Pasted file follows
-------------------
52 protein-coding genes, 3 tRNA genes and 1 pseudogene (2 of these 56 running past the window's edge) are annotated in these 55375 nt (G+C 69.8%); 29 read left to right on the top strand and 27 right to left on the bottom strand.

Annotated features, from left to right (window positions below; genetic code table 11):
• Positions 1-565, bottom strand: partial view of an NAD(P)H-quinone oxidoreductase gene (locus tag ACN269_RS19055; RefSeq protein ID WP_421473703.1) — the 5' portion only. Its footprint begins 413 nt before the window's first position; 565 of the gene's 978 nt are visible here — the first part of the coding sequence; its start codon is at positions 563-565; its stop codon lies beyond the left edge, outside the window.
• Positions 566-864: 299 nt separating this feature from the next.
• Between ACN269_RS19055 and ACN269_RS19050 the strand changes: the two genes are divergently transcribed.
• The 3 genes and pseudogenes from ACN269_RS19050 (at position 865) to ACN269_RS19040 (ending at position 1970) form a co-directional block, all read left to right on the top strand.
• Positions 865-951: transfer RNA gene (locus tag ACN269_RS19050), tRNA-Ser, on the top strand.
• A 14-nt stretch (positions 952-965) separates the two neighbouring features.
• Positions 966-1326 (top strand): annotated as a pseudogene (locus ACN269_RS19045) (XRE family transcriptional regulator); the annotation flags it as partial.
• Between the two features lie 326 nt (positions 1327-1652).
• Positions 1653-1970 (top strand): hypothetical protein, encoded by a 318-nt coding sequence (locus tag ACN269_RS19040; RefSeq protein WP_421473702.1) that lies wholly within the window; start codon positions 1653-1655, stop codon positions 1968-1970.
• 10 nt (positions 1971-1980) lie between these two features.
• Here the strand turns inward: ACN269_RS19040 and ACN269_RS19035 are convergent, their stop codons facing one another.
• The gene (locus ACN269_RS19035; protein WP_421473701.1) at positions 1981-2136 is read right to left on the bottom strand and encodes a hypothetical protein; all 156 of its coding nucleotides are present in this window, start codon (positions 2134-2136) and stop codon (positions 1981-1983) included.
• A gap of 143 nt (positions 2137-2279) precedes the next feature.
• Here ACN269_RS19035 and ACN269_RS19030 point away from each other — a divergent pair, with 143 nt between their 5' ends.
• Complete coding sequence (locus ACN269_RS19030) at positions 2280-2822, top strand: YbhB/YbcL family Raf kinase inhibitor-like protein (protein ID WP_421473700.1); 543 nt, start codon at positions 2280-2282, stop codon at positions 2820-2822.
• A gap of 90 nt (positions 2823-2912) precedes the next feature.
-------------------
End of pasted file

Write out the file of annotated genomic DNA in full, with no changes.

52 protein-coding genes, 3 tRNA genes and 1 pseudogene (2 of these 56 running past the window's edge) are annotated in these 55375 nt (G+C 69.8%); 29 read left to right on the top strand and 27 right to left on the bottom strand.

Annotated features, from left to right (window positions below; genetic code table 11):
• Positions 1-565, bottom strand: partial view of an NAD(P)H-quinone oxidoreductase gene (locus tag ACN269_RS19055; RefSeq protein ID WP_421473703.1) — the 5' portion only. Its footprint begins 413 nt before the window's first position; 565 of the gene's 978 nt are visible here — the first part of the coding sequence; its start codon is at positions 563-565; its stop codon lies beyond the left edge, outside the window.
• Positions 566-864: 299 nt separating this feature from the next.
• Between ACN269_RS19055 and ACN269_RS19050 the strand changes: the two genes are divergently transcribed.
• The 3 genes and pseudogenes from ACN269_RS19050 (at position 865) to ACN269_RS19040 (ending at position 1970) form a co-directional block, all read left to right on the top strand.
• Positions 865-951: transfer RNA gene (locus tag ACN269_RS19050), tRNA-Ser, on the top strand.
• A 14-nt stretch (positions 952-965) separates the two neighbouring features.
• Positions 966-1326 (top strand): annotated as a pseudogene (locus ACN269_RS19045) (XRE family transcriptional regulator); the annotation flags it as partial.
• Between the two features lie 326 nt (positions 1327-1652).
• Positions 1653-1970 (top strand): hypothetical protein, encoded by a 318-nt coding sequence (locus tag ACN269_RS19040; RefSeq protein WP_421473702.1) that lies wholly within the window; start codon positions 1653-1655, stop codon positions 1968-1970.
• 10 nt (positions 1971-1980) lie between these two features.
• Here the strand turns inward: ACN269_RS19040 and ACN269_RS19035 are convergent, their stop codons facing one another.
• The gene (locus ACN269_RS19035; protein WP_421473701.1) at positions 1981-2136 is read right to left on the bottom strand and encodes a hypothetical protein; all 156 of its coding nucleotides are present in this window, start codon (positions 2134-2136) and stop codon (positions 1981-1983) included.
• A gap of 143 nt (positions 2137-2279) precedes the next feature.
• Here ACN269_RS19035 and ACN269_RS19030 point away from each other — a divergent pair, with 143 nt between their 5' ends.
• Complete coding sequence (locus ACN269_RS19030) at positions 2280-2822, top strand: YbhB/YbcL family Raf kinase inhibitor-like protein (protein ID WP_421473700.1); 543 nt, start codon at positions 2280-2282, stop codon at positions 2820-2822.
• A gap of 90 nt (positions 2823-2912) precedes the next feature.